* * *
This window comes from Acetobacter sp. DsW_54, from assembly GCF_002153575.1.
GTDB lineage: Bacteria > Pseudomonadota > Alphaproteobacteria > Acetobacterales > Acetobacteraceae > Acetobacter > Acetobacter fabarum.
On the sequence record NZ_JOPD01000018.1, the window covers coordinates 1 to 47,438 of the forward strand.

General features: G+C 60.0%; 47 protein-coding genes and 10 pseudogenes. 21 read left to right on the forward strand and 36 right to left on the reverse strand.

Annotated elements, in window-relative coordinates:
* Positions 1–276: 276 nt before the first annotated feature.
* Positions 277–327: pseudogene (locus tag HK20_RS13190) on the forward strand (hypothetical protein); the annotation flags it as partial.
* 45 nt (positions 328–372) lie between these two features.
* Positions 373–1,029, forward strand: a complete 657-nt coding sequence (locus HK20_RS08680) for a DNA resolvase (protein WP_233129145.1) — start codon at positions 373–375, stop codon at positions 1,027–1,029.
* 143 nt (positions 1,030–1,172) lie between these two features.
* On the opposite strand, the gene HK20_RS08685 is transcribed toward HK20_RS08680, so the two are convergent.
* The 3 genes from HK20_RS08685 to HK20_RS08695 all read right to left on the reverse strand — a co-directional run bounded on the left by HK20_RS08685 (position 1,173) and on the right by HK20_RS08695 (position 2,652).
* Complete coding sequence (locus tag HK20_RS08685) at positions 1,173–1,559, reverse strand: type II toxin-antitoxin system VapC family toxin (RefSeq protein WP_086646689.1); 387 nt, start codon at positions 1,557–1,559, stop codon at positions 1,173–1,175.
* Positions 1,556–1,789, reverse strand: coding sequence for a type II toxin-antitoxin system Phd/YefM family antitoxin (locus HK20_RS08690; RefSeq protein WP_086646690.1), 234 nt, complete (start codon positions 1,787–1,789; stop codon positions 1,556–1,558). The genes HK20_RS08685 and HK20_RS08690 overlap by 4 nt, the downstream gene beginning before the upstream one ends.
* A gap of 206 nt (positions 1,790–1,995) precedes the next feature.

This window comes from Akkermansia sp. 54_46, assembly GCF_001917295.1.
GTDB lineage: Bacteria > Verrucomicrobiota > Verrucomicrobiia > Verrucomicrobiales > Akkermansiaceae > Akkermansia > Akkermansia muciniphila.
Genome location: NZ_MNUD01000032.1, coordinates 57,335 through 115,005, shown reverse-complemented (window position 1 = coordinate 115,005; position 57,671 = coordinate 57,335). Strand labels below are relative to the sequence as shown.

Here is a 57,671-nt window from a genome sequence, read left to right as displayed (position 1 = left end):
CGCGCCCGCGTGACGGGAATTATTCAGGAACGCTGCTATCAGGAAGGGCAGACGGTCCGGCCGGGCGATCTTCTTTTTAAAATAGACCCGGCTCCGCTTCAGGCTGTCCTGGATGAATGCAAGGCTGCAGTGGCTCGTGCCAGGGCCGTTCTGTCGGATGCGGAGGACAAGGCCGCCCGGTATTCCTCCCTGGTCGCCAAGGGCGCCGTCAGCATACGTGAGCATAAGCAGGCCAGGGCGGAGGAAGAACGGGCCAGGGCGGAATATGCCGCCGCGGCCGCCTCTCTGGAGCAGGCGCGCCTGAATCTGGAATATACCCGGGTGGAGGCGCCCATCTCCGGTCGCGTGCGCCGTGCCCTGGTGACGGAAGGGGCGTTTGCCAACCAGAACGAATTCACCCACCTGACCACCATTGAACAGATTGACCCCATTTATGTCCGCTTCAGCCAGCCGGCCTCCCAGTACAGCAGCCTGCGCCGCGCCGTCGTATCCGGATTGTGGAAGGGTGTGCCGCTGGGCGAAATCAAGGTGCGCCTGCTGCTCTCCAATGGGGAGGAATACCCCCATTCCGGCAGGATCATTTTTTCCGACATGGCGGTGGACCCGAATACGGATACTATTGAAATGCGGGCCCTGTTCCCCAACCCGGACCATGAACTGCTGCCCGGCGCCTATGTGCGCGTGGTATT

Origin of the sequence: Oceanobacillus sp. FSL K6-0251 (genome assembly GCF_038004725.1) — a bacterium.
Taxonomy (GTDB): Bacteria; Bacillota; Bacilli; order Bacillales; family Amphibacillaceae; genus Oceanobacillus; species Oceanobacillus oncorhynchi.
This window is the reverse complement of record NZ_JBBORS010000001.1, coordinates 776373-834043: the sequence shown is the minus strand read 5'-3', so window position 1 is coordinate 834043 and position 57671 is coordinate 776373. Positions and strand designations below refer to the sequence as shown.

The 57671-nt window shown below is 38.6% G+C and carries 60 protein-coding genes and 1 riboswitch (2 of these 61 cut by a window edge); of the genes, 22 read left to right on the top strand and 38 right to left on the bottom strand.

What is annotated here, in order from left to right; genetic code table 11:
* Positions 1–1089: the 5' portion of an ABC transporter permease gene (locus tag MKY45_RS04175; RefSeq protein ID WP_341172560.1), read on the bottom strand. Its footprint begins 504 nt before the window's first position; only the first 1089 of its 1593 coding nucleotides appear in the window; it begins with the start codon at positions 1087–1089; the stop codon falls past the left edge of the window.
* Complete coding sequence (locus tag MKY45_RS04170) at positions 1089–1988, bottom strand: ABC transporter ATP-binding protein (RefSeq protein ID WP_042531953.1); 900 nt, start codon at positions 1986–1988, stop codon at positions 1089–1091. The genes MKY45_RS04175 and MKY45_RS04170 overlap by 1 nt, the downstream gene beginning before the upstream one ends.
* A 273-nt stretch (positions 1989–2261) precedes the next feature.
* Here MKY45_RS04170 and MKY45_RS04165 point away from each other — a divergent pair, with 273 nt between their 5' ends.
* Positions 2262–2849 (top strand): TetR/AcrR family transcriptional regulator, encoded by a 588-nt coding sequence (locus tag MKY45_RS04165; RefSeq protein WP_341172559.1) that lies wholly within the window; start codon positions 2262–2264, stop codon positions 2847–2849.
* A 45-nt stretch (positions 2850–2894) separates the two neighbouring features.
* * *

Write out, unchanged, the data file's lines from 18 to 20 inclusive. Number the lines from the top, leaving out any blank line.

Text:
Genome location: NZ_MNUD01000032.1, coordinates 57,335 through 115,005, shown reverse-complemented (window position 1 = coordinate 115,005; position 57,671 = coordinate 57,335). Strand labels below are relative to the sequence as shown.

Here is a 57,671-nt window from a genome sequence, read left to right as displayed (position 1 = left end):
CGCGCCCGCGTGACGGGAATTATTCAGGAACGCTGCTATCAGGAAGGGCAGACGGTCCGGCCGGGCGATCTTCTTTTTAAAATAGACCCGGCTCCGCTTCAGGCTGTCCTGGATGAATGCAAGGCTGCAGTGGCTCGTGCCAGGGCCGTTCTGTCGGATGCGGAGGACAAGGCCGCCCGGTATTCCTCCCTGGTCGCCAAGGGCGCCGTCAGCATACGTGAGCATAAGCAGGCCAGGGCGGAGGAAGAACGGGCCAGGGCGGAATATGCCGCCGCGGCCGCCTCTCTGGAGCAGGCGCGCCTGAATCTGGAATATACCCGGGTGGAGGCGCCCATCTCCGGTCGCGTGCGCCGTGCCCTGGTGACGGAAGGGGCGTTTGCCAACCAGAACGAATTCACCCACCTGACCACCATTGAACAGATTGACCCCATTTATGTCCGCTTCAGCCAGCCGGCCTCCCAGTACAGCAGCCTGCGCCGCGCCGTCGTATCCGGATTGTGGAAGGGTGTGCCGCTGGGCGAAATCAAGGTGCGCCTGCTGCTCTCCAATGGGGAGGAATACCCCCATTCCGGCAGGATCATTTTTTCCGACATGGCGGTGGACCCGAATACGGATACTATTGAAATGCGGGCCCTGTTCCCCAACCCGGACCATGAACTGCTGCCCGGCGCCTATGTGCGCGTGGTATT